Jon Amor, back with a repaired loop on Saturday evening, built layers of rich acoustic rhythm guitar and deep percussive beats on which to work his magic, wah-wah infused Feeding Time being a stand-out number. Jon selflessly gave over part of his set to Sean Webster, and bassist Arco Bommer for a version of Rather Go Blind which stilled the room. Jo Harman & Company performed some nice songs, but ultimately received only polite applause from the crowd, which couldn’t be said for Ryan McGarvey, He took us down rabbit holes from back arching solos through Commander Cody boogie and slide-driven delta thrash before epic closer Mystic Dreams. Arab flourishes followed. Celtic figures before Navajo drums took the song into sonic free-fall. McGarvey de-tuned his instrument sending the music into a vortex of effects before breaking out into calm open water. Ian Siegal picked up the E.B.U. best vocalist award before bringing out a revised line-up of Mississippi Mudbloods. Cody Dickinson, a constant on drums, augmented by Lightnin’ Malcolm; bass and Duane Betts; guitar. Siegal led them through Kingfish and I Am The Train with Betts straying into Allman space during his solos. Picnic Jam proved just that, a loose baggy jacket of funky blues boogie. Malcolm took vocals on his own Takes A Little Blue Sky, Siegal deputising on two finger bass pluck. Betts produced delicate solos during One Fine Day, and Siegal took to the catwalk for She Got The Devil In Her. A gentle ‘Dylanesque’ Rodeo followed with the band executing a tight romp through Moonshine Minnie to close.

Tom Townsend led his band through a set which became a revolving-door jam into the small hours. At various times this saw Jon Amor on guitar, Roz Sluman blowing tender sax, Mike Bowden take vocals, Siegal up for Long Distance Call, and joined by Webster for I Shall Be Released. By 2:45 the room had thinned when Ian played Catfish with Tom Cox following on harp and the Townsend Band still looking fresh.

The Deluxe began Sunday afternoon with some well-known covers. Early Mac and Albert King with a brace each, Long Grey Mare and As The Years Go By being standouts. David Migden and The Dirty Words brought a change of tempo and style, with quirky story songs. Second Hand Tattoo, introduced as a ‘horror blues’ held a powerful beat, piano inserts, walking bass, rim shots and guitar boogie. Spanish Moss hung from the lighting rig as a dirty trombone and vamped trumpet added atmosphere to Alligator King. Betty Jean proved a more rocky final number while they encored with title track of current release Killing It. The Mississippi Mudbloods ‘unplugged’ and unrehearsed set had the ‘no safety-net’ risks Siegal loves. Gallo del Ciello an audience favourite led to unfamiliar hill-country blues. Done Got Old featured Malcolm on vocals, Dickinson on rattlesnake washboard and tom-tom, electric fills from Betts, and all three guitars playing off each another. Betts acoustic Taking Your Time Getting Lost saw him shout chord changes to the others on a song highlighting his soft soulful voice. A stripped down version of Hard Pressed and a Dickinson run through Casey Jones followed. An ensemble performance had both band and audience wanting more. Royal Southern Brotherhood closed a great weekend with a stunning set. Moonlight over Mississippi with Cyril Neville on hand mike leaving his percussion set and dancing across the stage, Devon Allman taking over for On Left My Heart in Memphis. Between band numbers were title tracks from Mike Zito’s Pearl River and Neville’s Magic Honey. Duane Betts came up for some three way Southern choogin’. Keep It Real saw Charlie Wooton take a jazz strum and thumb before slinging his bass around his back leaving the stage to a powerful drum solo from Yonrico Scott. When the band returned the guitars took over with the interplay feeding on itself. They closed with a gentle Zito guitar building to the distinctive Gimme Shelter riff. Zito and Allman played ’good cop bad cop’ with alternate hard edged and liquid breaks and Allman and Neville duetted on the catwalk while Zito squeezed electricity from his string. As the cheers died away thoughts turn to next year and what next for this constantly improving festival.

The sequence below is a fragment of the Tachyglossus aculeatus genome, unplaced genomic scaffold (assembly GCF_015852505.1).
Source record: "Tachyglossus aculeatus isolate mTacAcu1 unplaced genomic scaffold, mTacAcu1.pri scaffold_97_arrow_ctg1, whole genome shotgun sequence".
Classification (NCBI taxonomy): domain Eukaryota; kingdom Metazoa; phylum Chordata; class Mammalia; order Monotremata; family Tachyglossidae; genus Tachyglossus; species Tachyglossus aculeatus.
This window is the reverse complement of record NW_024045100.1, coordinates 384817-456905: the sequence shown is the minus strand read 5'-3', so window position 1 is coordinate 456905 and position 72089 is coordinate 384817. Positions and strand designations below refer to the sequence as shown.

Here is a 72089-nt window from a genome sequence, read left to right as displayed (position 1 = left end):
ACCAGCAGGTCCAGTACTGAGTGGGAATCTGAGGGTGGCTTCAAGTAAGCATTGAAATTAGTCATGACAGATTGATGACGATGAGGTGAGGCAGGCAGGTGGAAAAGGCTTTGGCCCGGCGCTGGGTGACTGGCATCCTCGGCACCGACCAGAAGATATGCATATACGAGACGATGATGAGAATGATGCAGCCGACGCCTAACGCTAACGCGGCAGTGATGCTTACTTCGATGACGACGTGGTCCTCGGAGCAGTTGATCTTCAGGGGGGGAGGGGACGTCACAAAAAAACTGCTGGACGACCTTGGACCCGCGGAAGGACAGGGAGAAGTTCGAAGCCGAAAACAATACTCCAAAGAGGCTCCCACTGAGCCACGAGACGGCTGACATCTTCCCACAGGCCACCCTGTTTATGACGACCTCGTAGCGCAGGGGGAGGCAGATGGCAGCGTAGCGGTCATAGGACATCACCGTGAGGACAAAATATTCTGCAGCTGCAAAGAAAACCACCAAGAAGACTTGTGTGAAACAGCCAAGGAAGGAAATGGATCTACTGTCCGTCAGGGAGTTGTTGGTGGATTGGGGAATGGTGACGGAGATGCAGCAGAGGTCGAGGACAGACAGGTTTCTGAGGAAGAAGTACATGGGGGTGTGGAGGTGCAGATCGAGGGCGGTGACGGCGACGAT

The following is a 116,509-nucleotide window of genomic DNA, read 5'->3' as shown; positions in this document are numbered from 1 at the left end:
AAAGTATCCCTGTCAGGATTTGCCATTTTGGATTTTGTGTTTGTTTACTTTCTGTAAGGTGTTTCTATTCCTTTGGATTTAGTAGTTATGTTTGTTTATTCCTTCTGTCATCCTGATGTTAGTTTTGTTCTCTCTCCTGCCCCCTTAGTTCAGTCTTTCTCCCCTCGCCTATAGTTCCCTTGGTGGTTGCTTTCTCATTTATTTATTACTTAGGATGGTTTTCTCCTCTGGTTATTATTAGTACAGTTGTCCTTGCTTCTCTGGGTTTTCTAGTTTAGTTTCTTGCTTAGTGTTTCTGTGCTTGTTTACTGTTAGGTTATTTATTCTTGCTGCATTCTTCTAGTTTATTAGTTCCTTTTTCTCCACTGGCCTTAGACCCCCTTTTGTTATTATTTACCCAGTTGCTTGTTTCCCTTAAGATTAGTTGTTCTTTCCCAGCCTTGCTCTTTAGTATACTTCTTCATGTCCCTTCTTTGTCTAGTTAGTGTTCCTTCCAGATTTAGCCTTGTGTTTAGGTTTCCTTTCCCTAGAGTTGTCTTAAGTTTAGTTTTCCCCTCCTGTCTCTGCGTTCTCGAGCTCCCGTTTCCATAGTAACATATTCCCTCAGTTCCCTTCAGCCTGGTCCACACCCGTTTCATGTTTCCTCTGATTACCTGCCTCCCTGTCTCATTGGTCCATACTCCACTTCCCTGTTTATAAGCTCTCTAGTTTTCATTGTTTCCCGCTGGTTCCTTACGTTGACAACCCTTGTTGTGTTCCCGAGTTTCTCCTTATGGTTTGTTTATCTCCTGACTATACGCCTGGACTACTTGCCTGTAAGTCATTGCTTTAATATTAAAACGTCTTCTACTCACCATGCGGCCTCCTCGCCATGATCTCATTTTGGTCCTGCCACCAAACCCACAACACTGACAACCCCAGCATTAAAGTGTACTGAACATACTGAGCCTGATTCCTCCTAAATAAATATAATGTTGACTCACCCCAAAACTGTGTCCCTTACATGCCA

Mel Wallace